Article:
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Impact of standardised reporting in adrenocortical carcinoma: a single centre clinicopathological review
  1. A Advani1,2,
  2. S Vaikkakara1,
  3. M S Gill3,
  4. C S Arun1,
  5. S H Pearce1,
  6. S G Ball1,
  7. R A James1,
  8. T W J Lennard4,
  9. R D Bliss4,
  10. R Quinton1,
  11. S J Johnson3
  1. 1
    Department of Endocrinology, The Newcastle upon Tyne NHS University Hospital Foundation Trust, Newcastle upon Tyne, UK
  2. 2
    Keenan Research Centre of the Li Ka Shing Knowledge Institute, St Michael’s Hospital, and University of Toronto, Ontario, Canada
  3. 3
    Department of Cellular Pathology, The Newcastle upon Tyne NHS University Hospital Foundation Trust, Newcastle upon Tyne, UK
  4. 4
    Department of Surgery, The Newcastle upon Tyne NHS University Hospital Foundation Trust, Newcastle upon Tyne, UK
  1. Dr Sarah J Johnson, Department of Cellular Pathology, The Newcastle upon Tyne NHS University Hospital Foundation Trust, Newcastle upon Tyne NE1 4LP, UK; sarah.johnson8{at}nuth.nhs.uk

Abstract

Aims: Structured multicentre efforts are needed if the prognosis of adrenocortical carcinoma (ACC) is to be improved. Data collection may be enhanced through standardised histopathological reporting using criteria such as the recently published Royal College of Pathologists’ (UK) minimum dataset (MDS). This study aimed to perform a clinicopathological review of the adult patients treated at the Royal Victoria Infirmary, Newcastle upon Tyne, in the 10 years preceding the MDS.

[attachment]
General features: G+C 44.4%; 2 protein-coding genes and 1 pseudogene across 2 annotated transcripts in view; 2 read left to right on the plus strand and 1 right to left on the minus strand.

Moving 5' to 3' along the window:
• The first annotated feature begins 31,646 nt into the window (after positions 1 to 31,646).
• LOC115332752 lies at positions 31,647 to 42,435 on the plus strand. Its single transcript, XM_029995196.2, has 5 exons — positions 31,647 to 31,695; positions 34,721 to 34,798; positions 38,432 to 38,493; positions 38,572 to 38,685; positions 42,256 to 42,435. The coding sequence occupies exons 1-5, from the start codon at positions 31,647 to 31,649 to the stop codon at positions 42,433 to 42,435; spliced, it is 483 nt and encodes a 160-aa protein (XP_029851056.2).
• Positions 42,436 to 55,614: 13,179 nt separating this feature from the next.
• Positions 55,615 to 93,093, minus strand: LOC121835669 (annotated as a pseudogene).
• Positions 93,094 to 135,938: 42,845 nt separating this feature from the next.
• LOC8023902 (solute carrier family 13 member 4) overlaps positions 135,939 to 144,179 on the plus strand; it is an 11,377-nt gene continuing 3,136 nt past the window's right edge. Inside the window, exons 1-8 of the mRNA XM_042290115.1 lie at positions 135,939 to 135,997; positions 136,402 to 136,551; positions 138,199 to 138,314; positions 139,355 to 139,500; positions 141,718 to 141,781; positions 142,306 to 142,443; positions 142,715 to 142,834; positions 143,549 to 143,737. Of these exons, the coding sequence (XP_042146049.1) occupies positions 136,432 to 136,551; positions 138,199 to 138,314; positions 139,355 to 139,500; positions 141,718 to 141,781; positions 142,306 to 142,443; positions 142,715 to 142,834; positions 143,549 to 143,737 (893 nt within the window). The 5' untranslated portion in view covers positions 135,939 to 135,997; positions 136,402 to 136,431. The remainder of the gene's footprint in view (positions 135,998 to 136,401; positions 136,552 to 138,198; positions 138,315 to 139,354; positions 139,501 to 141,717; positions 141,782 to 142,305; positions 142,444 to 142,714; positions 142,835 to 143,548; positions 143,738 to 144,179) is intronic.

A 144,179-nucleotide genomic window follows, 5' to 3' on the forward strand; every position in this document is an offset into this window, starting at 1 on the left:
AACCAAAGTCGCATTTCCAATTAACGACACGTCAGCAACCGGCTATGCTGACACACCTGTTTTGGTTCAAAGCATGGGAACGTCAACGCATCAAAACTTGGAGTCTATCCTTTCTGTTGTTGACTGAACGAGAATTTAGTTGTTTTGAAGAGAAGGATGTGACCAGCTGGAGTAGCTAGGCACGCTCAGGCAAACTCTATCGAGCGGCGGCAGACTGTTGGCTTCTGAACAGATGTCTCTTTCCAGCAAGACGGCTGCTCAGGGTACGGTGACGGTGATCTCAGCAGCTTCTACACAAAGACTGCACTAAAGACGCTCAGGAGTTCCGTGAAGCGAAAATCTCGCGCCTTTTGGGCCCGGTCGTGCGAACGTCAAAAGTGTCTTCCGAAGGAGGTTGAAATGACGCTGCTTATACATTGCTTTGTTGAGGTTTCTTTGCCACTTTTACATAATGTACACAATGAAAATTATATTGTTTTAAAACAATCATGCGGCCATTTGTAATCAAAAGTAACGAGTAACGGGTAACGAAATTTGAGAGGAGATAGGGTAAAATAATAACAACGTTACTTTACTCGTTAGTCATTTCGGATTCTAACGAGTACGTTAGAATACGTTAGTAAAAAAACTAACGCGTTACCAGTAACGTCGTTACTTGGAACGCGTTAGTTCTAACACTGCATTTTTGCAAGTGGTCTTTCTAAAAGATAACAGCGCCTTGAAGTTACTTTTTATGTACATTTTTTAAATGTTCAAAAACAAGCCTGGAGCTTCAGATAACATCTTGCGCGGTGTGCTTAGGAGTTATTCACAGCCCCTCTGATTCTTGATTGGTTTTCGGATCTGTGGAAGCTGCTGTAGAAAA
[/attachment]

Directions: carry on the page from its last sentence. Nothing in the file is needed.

Methods: Case records were examined for all patients diagnosed with ACC between 1996 and 2006. Pathology was reviewed and compared with the Royal College of Pathologists’ MDS along with the original reports. A systematic evaluation of Ki-67 immunolabelling was also performed.

Results: Eleven patients with ACC were diagnosed and treated. Histopathological reporting according to the MDS identified more features of malignancy than in the original reports (8.5±1.2 versus 5.1±0.8, p<0.02). The median number of microscopic criteria of malignancy was 7 (range 5–10), with ⩾5 features occurring in all cases. The most commonly observed features of malignancy were diffuse architecture, <25% clear cells, confluent necrosis, abnormal mitoses and mitotic count ⩾6 per 50 high-power fields. Capsular invasion and ⩾8 MDS criteria of malignancy were associated with a worse outcome (each p<0.01). Median Ki-67 index was 19.0% (range 3.7–44.1%) and was not apparently related to survival.

Conclusions: Standardised criteria for histopathological reporting of ACC will improve the accuracy of data for cancer registration and may also assist in individual patient stratification. An elevated Ki-67 index is a feature of ACC, although it does not appear to predict individual patient survival.

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Footnotes

  • Competing interests: SJJ is a co-author of the RCPath(UK) minimum dataset for histological reporting in adrenal cortical carcinoma and malignant phaeochromocytoma/paraganglioma.

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